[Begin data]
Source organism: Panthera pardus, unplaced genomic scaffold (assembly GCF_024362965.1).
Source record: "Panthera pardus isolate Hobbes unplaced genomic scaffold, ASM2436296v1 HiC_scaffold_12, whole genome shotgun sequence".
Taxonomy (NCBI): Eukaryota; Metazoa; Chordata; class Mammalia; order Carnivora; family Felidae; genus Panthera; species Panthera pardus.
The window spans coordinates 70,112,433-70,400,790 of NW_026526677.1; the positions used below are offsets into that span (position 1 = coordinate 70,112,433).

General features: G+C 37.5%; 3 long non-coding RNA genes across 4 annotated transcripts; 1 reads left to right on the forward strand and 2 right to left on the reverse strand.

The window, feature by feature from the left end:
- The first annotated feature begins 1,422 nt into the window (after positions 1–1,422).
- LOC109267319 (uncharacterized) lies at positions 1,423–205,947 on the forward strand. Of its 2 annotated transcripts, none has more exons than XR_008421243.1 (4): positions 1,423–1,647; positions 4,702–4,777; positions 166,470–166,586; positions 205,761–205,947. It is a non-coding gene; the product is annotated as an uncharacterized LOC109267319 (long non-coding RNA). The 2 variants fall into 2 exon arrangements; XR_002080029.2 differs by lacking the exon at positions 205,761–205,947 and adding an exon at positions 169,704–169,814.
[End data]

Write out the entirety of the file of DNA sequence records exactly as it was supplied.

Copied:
Source organism: Panthera pardus, unplaced genomic scaffold (assembly GCF_024362965.1).
Source record: "Panthera pardus isolate Hobbes unplaced genomic scaffold, ASM2436296v1 HiC_scaffold_12, whole genome shotgun sequence".
Taxonomy (NCBI): Eukaryota; Metazoa; Chordata; class Mammalia; order Carnivora; family Felidae; genus Panthera; species Panthera pardus.
The window spans coordinates 70,112,433-70,400,790 of NW_026526677.1; the positions used below are offsets into that span (position 1 = coordinate 70,112,433).

General features: G+C 37.5%; 3 long non-coding RNA genes across 4 annotated transcripts; 1 reads left to right on the forward strand and 2 right to left on the reverse strand.

The window, feature by feature from the left end:
- The first annotated feature begins 1,422 nt into the window (after positions 1–1,422).
- LOC109267319 (uncharacterized) lies at positions 1,423–205,947 on the forward strand. Of its 2 annotated transcripts, none has more exons than XR_008421243.1 (4): positions 1,423–1,647; positions 4,702–4,777; positions 166,470–166,586; positions 205,761–205,947. It is a non-coding gene; the product is annotated as an uncharacterized LOC109267319 (long non-coding RNA). The 2 variants fall into 2 exon arrangements; XR_002080029.2 differs by lacking the exon at positions 205,761–205,947 and adding an exon at positions 169,704–169,814.